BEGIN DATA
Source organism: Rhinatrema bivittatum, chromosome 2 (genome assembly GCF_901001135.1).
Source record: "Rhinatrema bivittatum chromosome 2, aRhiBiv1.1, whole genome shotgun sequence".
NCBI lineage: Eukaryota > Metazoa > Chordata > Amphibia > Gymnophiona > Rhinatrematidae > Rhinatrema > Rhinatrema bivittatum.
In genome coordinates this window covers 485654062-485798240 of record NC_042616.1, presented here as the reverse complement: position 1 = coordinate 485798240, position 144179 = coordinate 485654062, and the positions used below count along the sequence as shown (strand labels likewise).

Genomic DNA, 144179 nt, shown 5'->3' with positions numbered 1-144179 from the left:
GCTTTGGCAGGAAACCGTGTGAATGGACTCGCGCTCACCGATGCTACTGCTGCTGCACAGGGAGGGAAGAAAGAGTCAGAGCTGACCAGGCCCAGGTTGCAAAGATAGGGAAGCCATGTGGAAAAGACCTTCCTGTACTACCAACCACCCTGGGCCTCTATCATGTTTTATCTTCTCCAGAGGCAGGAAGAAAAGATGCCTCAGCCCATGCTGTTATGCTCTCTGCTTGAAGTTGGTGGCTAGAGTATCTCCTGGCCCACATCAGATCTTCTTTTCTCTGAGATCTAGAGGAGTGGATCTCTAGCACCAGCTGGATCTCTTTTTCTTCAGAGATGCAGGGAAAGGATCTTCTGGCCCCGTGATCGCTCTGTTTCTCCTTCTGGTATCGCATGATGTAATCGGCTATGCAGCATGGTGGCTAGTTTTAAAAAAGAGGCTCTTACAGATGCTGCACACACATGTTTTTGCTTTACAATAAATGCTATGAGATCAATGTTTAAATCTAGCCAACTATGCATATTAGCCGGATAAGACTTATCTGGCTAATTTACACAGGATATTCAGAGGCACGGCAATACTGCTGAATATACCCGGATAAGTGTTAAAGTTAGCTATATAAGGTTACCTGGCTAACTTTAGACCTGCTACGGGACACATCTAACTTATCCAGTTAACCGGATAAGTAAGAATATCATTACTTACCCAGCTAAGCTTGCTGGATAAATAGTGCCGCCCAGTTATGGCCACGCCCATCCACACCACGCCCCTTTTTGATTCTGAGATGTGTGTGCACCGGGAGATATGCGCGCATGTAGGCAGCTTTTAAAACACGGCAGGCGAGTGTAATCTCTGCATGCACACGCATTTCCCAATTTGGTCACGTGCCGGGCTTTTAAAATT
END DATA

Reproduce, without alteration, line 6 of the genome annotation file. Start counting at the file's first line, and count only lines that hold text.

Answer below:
GCTTTGGCAGGAAACCGTGTGAATGGACTCGCGCTCACCGATGCTACTGCTGCTGCACAGGGAGGGAAGAAAGAGTCAGAGCTGACCAGGCCCAGGTTGCAAAGATAGGGAAGCCATGTGGAAAAGACCTTCCTGTACTACCAACCACCCTGGGCCTCTATCATGTTTTATCTTCTCCAGAGGCAGGAAGAAAAGATGCCTCAGCCCATGCTGTTATGCTCTCTGCTTGAAGTTGGTGGCTAGAGTATCTCCTGGCCCACATCAGATCTTCTTTTCTCTGAGATCTAGAGGAGTGGATCTCTAGCACCAGCTGGATCTCTTTTTCTTCAGAGATGCAGGGAAAGGATCTTCTGGCCCCGTGATCGCTCTGTTTCTCCTTCTGGTATCGCATGATGTAATCGGCTATGCAGCATGGTGGCTAGTTTTAAAAAAGAGGCTCTTACAGATGCTGCACACACATGTTTTTGCTTTACAATAAATGCTATGAGATCAATGTTTAAATCTAGCCAACTATGCATATTAGCCGGATAAGACTTATCTGGCTAATTTACACAGGATATTCAGAGGCACGGCAATACTGCTGAATATACCCGGATAAGTGTTAAAGTTAGCTATATAAGGTTACCTGGCTAACTTTAGACCTGCTACGGGACACATCTAACTTATCCAGTTAACCGGATAAGTAAGAATATCATTACTTACCCAGCTAAGCTTGCTGGATAAATAGTGCCGCCCAGTTATGGCCACGCCCATCCACACCACGCCCCTTTTTGATTCTGAGATGTGTGTGCACCGGGAGATATGCGCGCATGTAGGCAGCTTTTAAAACACGGCAGGCGAGTGTAATCTCTGCATGCACACGCATTTCCCAATTTGGTCACGTGCCGGGCTTTTAAAATT